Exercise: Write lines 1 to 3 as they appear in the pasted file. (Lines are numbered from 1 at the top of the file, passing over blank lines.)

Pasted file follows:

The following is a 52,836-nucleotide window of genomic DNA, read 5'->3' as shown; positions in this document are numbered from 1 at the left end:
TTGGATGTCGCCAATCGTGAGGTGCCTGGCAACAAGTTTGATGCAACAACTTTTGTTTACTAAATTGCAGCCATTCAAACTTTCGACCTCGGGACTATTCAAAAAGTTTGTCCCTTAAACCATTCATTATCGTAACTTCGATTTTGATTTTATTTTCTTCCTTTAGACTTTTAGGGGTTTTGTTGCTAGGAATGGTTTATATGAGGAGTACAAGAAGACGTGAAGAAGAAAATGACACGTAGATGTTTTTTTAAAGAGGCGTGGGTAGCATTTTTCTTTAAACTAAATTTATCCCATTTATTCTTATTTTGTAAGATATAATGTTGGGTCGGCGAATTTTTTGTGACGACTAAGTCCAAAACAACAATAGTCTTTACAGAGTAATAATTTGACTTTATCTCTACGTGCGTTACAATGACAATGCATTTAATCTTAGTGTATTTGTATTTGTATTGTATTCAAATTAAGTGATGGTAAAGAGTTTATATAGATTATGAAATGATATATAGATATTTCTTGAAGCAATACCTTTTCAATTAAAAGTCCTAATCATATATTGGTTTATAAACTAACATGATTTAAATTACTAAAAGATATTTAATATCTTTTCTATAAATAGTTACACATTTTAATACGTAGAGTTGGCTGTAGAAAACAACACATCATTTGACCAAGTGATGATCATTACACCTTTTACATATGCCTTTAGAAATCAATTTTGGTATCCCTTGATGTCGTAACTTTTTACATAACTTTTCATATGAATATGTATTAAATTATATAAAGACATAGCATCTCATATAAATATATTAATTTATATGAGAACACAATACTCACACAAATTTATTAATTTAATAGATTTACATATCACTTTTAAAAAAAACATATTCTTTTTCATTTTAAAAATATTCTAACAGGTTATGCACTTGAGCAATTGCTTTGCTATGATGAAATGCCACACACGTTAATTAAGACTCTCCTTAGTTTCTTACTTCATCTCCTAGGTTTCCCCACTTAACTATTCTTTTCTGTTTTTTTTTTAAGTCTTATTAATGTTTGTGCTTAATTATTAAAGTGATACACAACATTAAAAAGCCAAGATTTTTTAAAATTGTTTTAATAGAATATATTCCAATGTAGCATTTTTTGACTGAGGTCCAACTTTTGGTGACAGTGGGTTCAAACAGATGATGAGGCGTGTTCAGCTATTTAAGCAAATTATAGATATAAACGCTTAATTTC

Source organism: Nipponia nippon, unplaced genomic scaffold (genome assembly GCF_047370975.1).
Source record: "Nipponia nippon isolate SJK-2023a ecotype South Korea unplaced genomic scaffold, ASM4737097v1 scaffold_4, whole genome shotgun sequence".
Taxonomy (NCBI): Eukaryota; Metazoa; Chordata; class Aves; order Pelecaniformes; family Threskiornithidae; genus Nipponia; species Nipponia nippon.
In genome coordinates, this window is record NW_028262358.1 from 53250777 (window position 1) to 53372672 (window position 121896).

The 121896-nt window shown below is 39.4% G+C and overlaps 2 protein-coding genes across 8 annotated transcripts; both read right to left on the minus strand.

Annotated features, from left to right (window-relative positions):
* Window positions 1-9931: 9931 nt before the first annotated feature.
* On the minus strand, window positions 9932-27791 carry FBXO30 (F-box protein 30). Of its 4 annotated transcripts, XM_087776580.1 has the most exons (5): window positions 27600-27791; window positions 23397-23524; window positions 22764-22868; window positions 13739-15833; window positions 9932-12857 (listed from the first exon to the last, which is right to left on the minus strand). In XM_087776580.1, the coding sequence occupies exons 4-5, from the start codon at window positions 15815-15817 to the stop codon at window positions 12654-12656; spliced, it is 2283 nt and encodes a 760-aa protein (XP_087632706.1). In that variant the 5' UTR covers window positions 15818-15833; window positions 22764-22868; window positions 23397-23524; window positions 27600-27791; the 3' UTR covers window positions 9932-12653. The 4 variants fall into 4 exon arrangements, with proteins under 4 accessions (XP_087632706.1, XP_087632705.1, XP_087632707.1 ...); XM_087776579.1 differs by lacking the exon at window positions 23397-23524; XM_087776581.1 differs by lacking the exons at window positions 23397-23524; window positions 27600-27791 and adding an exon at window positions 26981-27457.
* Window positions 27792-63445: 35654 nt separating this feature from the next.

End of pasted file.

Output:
The following is a 52,836-nucleotide window of genomic DNA, read 5'->3' as shown; positions in this document are numbered from 1 at the left end:
TTGGATGTCGCCAATCGTGAGGTGCCTGGCAACAAGTTTGATGCAACAACTTTTGTTTACTAAATTGCAGCCATTCAAACTTTCGACCTCGGGACTATTCAAAAAGTTTGTCCCTTAAACCATTCATTATCGTAACTTCGATTTTGATTTTATTTTCTTCCTTTAGACTTTTAGGGGTTTTGTTGCTAGGAATGGTTTATATGAGGAGTACAAGAAGACGTGAAGAAGAAAATGACACGTAGATGTTTTTTTAAAGAGGCGTGGGTAGCATTTTTCTTTAAACTAAATTTATCCCATTTATTCTTATTTTGTAAGATATAATGTTGGGTCGGCGAATTTTTTGTGACGACTAAGTCCAAAACAACAATAGTCTTTACAGAGTAATAATTTGACTTTATCTCTACGTGCGTTACAATGACAATGCATTTAATCTTAGTGTATTTGTATTTGTATTGTATTCAAATTAAGTGATGGTAAAGAGTTTATATAGATTATGAAATGATATATAGATATTTCTTGAAGCAATACCTTTTCAATTAAAAGTCCTAATCATATATTGGTTTATAAACTAACATGATTTAAATTACTAAAAGATATTTAATATCTTTTCTATAAATAGTTACACATTTTAATACGTAGAGTTGGCTGTAGAAAACAACACATCATTTGACCAAGTGATGATCATTACACCTTTTACATATGCCTTTAGAAATCAATTTTGGTATCCCTTGATGTCGTAACTTTTTACATAACTTTTCATATGAATATGTATTAAATTATATAAAGACATAGCATCTCATATAAATATATTAATTTATATGAGAACACAATACTCACACAAATTTATTAATTTAATAGATTTACATATCACTTTTAAAAAAAACATATTCTTTTTCATTTTAAAAATATTCTAACAGGTTATGCACTTGAGCAATTGCTTTGCTATGATGAAATGCCACACACGTTAATTAAGACTCTCCTTAGTTTCTTACTTCATCTCCTAGGTTTCCCCACTTAACTATTCTTTTCTGTTTTTTTTTTAAGTCTTATTAATGTTTGTGCTTAATTATTAAAGTGATACACAACATTAAAAAGCCAAGATTTTTTAAAATTGTTTTAATAGAATATATTCCAATGTAGCATTTTTTGACTGAGGTCCAACTTTTGGTGACAGTGGGTTCAAACAGATGATGAGGCGTGTTCAGCTATTTAAGCAAATTATAGATATAAACGCTTAATTTC

Source organism: Nipponia nippon, unplaced genomic scaffold (genome assembly GCF_047370975.1).